ATHENS, Ga. – His frustrations boiled over. It was pure helplessness Jadeveon Clowney felt on the Sanford Stadium sideline, like all the muscle and speed and hype in the world meant nothing anymore.
For a defensive player, there's only so much you can do when the other team won't run plays near your zip code.
At some point Saturday night, Clowney had enough. As the sun set in Athens, and Georgia's offensive yards kept rising thanks to a high-stakes game of keep-away, South Carolina's star defensive end marched over to his coach. Here, their roles flipped.
Clowney gave the instructions.
“I told coach, 'Man, you've got to put me somewhere else. In the middle, if you want to. I don't know, somewhere I can make some plays and help my team, put us in position to win games,'” Clowney said. “Really, they just ran the ball away from me, took me out of the game.”
Georgia had the same game plan North Carolina used in USC's opener, taking Clowney out of the game by running away from him. A Gamecocks fan may think it's an opponent playing scared. A coach would say it's smart.
Clowney has six tackles in two games this season. He doesn't rank first, second or eighth on the Gamecocks defense. No, his six are tied for 12th. The big plays that defined his game the past two years have vanished. Clowney has one sack on the season, just two tackles for loss.
Meanwhile, the Gamecocks haven't forced a turnover in either game.
USC defensive coordinator Lorenzo Ward said the Gamecocks coaching staff talked about Georgia's keep-away strategy at halftime. They tried to make adjustments. Clowney lined up at right and left defensive end in the second half. For the second straight game, he was at nose guard – in the middle of USC's defensive line.
“I'd hate to evaluate him,” Ward said after the game Saturday night. “I know he had a sack, and I thought he played hard, but everything went away from him. They ran the ball away from him the entire day.
“We've got other players on this team other than JD who have to step up and play.”
For USC, that's no surprise. The Gamecocks knew entering the season other players – such as senior defensive end Chaz Sutton and junior tackle Kelcy Quarles – had to hold their end. So far, they haven't. Sutton has seven tackles, 2.5 for loss with no sacks. Quarles has six tackles and just one sack. The linebackers are young and inexperienced, and it's showed.
After the game Saturday, coach Steve Spurrier said he'll talk with Ward this week. There will be defensive changes, something he reiterated during Sunday's teleconference – though Spurrier said he didn't want to “spill all the beans” on what would be different.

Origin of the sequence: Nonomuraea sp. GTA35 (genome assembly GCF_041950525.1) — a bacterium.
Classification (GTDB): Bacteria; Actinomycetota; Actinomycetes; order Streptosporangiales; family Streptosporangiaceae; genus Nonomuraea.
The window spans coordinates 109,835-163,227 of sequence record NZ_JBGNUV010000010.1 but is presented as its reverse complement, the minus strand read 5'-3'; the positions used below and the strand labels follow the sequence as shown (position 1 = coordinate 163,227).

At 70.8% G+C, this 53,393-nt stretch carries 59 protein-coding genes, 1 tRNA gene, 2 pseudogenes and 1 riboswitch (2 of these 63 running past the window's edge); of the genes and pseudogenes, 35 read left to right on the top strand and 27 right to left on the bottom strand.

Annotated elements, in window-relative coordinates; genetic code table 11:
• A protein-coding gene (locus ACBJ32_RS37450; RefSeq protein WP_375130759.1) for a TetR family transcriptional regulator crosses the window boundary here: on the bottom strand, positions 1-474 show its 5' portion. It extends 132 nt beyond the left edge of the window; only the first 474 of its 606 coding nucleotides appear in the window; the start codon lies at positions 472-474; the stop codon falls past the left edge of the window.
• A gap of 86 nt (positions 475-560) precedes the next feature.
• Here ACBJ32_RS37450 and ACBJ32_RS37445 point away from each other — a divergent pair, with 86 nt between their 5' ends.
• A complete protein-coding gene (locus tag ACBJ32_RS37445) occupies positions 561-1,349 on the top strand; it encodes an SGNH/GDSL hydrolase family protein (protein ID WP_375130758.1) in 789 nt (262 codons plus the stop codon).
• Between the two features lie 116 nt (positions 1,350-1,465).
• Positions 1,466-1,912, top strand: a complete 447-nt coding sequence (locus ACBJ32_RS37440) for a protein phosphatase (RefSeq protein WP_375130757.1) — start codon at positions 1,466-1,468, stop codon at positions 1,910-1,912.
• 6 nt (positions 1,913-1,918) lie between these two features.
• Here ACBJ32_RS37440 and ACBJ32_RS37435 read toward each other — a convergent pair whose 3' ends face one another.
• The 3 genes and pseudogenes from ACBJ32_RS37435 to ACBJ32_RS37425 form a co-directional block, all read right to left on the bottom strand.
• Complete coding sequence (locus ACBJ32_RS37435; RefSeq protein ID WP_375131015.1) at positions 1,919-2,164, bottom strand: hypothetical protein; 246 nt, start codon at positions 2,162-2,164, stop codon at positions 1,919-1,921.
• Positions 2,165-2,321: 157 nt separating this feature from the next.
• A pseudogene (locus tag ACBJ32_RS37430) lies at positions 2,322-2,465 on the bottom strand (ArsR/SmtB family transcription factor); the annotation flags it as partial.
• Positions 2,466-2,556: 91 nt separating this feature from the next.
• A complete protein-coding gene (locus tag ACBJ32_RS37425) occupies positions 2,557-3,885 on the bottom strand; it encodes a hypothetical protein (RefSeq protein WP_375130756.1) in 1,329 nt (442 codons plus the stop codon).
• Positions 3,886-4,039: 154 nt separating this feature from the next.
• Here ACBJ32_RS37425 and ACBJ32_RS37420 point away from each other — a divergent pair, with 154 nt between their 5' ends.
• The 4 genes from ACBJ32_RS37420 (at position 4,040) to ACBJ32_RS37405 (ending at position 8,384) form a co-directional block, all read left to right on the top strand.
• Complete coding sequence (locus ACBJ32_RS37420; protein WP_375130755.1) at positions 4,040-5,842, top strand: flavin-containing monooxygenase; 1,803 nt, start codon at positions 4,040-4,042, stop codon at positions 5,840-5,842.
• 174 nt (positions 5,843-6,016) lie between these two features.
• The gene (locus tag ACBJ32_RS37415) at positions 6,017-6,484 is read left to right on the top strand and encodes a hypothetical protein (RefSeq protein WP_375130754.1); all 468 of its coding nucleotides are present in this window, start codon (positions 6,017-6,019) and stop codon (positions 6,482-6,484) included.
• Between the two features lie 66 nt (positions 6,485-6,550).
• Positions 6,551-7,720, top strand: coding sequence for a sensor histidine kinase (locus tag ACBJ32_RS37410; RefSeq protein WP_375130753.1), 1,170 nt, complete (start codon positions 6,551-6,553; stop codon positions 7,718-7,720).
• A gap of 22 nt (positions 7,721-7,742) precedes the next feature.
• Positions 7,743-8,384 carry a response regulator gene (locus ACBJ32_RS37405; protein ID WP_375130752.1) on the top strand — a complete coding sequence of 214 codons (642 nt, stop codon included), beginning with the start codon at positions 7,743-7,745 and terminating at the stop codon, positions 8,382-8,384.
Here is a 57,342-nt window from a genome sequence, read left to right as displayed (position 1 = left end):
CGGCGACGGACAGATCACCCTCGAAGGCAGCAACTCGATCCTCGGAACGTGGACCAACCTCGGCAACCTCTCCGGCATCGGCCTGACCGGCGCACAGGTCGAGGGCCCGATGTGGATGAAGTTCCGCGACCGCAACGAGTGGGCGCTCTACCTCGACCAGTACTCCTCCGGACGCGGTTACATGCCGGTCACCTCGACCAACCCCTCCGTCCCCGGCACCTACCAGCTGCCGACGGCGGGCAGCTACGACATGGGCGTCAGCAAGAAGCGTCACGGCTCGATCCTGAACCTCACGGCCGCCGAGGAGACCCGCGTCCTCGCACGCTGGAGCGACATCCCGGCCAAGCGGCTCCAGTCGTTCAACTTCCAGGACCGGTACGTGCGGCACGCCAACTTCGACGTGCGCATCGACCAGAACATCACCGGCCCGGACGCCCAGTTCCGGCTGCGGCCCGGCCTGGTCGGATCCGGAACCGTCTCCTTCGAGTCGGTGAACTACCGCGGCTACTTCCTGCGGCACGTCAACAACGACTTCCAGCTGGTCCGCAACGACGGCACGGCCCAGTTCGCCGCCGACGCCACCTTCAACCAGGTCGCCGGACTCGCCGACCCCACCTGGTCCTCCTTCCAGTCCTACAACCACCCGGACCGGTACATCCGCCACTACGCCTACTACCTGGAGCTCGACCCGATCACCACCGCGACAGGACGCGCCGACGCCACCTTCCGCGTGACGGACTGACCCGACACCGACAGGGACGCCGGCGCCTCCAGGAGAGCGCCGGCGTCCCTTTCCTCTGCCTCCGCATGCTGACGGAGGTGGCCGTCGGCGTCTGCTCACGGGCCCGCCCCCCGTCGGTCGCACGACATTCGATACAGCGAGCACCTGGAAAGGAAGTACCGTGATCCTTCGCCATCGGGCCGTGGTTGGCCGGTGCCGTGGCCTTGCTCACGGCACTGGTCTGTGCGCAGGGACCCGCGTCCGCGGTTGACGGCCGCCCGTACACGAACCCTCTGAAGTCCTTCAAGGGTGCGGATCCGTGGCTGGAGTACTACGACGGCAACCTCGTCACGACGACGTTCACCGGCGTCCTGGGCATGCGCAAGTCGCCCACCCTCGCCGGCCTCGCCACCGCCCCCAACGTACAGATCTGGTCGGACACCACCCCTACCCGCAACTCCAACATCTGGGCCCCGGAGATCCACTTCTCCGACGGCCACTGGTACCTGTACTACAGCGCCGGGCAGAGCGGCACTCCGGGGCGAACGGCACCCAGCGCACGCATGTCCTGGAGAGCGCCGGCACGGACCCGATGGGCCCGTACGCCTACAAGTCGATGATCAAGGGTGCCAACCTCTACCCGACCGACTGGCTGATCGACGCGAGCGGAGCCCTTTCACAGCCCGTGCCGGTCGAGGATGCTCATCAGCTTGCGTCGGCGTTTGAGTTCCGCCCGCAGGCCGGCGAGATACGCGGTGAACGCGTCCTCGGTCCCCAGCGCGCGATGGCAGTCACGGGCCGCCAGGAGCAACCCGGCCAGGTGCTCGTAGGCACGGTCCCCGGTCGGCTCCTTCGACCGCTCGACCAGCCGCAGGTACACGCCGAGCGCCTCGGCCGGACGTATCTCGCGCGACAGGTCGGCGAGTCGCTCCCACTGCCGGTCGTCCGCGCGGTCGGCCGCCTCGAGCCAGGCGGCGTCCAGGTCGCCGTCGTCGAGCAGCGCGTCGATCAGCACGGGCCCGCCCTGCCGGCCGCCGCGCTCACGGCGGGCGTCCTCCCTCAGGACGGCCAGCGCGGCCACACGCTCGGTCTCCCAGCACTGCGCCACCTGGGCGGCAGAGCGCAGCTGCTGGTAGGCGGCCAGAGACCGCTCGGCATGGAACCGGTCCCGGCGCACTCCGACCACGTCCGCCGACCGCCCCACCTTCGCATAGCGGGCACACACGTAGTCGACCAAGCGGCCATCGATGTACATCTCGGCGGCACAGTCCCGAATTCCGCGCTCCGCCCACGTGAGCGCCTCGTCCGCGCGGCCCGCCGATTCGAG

One thing's clear: finding a way to get Clowney more involved will be at the heart of USC's adjustments.
It won't be easy. Now, there's a blueprint, a proven way to limit Clowney's havoc. When USC hosts Vanderbilt on Saturday night in Columbia, it will likely face the same game plan it defended the past two weeks.
Commodores coach James Franklin said Monday his team will put a tight end on Clowney's side to “chip” block. There may be a running back in position to help block, too.
“The biggest thing is to be aware of him,” Franklin said of Clowney. “He is going to have an impact in the game, but what you can't afford him to do is have a huge impact on the game. … We need to know where he is every play because he is capable of big plays.”
That probably means playing more keep-away, which leads to more frustration. At some point, a game-changer like Clowney must change the game. Opponents can't rack up 41 points and more than 500 yards anymore, not on his watch. At some point, it begins to affect his reputation.
Clowney knows that. He knows something has to change. What it is, he left up to his coaches.
“I think I'm playing the right spot. I just can't do it by myself,” Clowney said. “You have to depend on the other guys up front, and I depend on the other guys up front. If they're running their way, I just tell them to step up, bow up and be a man, just take it on. You've got to step it up.